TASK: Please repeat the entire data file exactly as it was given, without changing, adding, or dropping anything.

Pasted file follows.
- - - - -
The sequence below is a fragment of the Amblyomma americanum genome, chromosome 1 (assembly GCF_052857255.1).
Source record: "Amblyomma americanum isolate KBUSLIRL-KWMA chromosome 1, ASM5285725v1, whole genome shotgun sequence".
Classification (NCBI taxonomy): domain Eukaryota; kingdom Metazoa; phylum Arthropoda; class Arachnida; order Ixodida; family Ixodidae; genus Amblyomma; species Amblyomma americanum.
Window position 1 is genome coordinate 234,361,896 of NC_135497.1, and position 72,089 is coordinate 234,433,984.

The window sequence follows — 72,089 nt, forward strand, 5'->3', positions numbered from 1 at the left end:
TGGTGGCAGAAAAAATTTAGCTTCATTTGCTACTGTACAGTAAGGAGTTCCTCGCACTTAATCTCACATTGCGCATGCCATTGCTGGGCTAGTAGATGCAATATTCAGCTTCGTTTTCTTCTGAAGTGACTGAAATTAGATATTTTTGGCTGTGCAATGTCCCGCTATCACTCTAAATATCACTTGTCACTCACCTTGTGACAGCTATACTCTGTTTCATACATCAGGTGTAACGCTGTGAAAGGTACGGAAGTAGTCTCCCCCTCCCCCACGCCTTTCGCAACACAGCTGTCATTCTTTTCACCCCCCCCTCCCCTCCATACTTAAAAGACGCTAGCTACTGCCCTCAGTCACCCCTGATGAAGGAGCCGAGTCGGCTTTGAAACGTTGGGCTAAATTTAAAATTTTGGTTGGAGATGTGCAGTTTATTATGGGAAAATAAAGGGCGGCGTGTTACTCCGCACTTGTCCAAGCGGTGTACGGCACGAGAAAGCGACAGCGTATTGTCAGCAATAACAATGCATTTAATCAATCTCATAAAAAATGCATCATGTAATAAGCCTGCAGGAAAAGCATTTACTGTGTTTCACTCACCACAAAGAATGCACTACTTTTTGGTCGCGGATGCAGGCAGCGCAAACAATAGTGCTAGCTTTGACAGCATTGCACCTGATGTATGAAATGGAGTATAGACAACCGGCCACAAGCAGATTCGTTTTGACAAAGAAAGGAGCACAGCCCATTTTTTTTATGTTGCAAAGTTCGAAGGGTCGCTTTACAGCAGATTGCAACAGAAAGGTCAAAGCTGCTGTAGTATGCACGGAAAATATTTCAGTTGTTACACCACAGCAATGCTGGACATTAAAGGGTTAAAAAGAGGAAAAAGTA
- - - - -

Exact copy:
The sequence below is a fragment of the Amblyomma americanum genome, chromosome 1 (assembly GCF_052857255.1).
Source record: "Amblyomma americanum isolate KBUSLIRL-KWMA chromosome 1, ASM5285725v1, whole genome shotgun sequence".
Classification (NCBI taxonomy): domain Eukaryota; kingdom Metazoa; phylum Arthropoda; class Arachnida; order Ixodida; family Ixodidae; genus Amblyomma; species Amblyomma americanum.
Window position 1 is genome coordinate 234,361,896 of NC_135497.1, and position 72,089 is coordinate 234,433,984.

The window sequence follows — 72,089 nt, forward strand, 5'->3', positions numbered from 1 at the left end:
TGGTGGCAGAAAAAATTTAGCTTCATTTGCTACTGTACAGTAAGGAGTTCCTCGCACTTAATCTCACATTGCGCATGCCATTGCTGGGCTAGTAGATGCAATATTCAGCTTCGTTTTCTTCTGAAGTGACTGAAATTAGATATTTTTGGCTGTGCAATGTCCCGCTATCACTCTAAATATCACTTGTCACTCACCTTGTGACAGCTATACTCTGTTTCATACATCAGGTGTAACGCTGTGAAAGGTACGGAAGTAGTCTCCCCCTCCCCCACGCCTTTCGCAACACAGCTGTCATTCTTTTCACCCCCCCCTCCCCTCCATACTTAAAAGACGCTAGCTACTGCCCTCAGTCACCCCTGATGAAGGAGCCGAGTCGGCTTTGAAACGTTGGGCTAAATTTAAAATTTTGGTTGGAGATGTGCAGTTTATTATGGGAAAATAAAGGGCGGCGTGTTACTCCGCACTTGTCCAAGCGGTGTACGGCACGAGAAAGCGACAGCGTATTGTCAGCAATAACAATGCATTTAATCAATCTCATAAAAAATGCATCATGTAATAAGCCTGCAGGAAAAGCATTTACTGTGTTTCACTCACCACAAAGAATGCACTACTTTTTGGTCGCGGATGCAGGCAGCGCAAACAATAGTGCTAGCTTTGACAGCATTGCACCTGATGTATGAAATGGAGTATAGACAACCGGCCACAAGCAGATTCGTTTTGACAAAGAAAGGAGCACAGCCCATTTTTTTTATGTTGCAAAGTTCGAAGGGTCGCTTTACAGCAGATTGCAACAGAAAGGTCAAAGCTGCTGTAGTATGCACGGAAAATATTTCAGTTGTTACACCACAGCAATGCTGGACATTAAAGGGTTAAAAAGAGGAAAAAGTA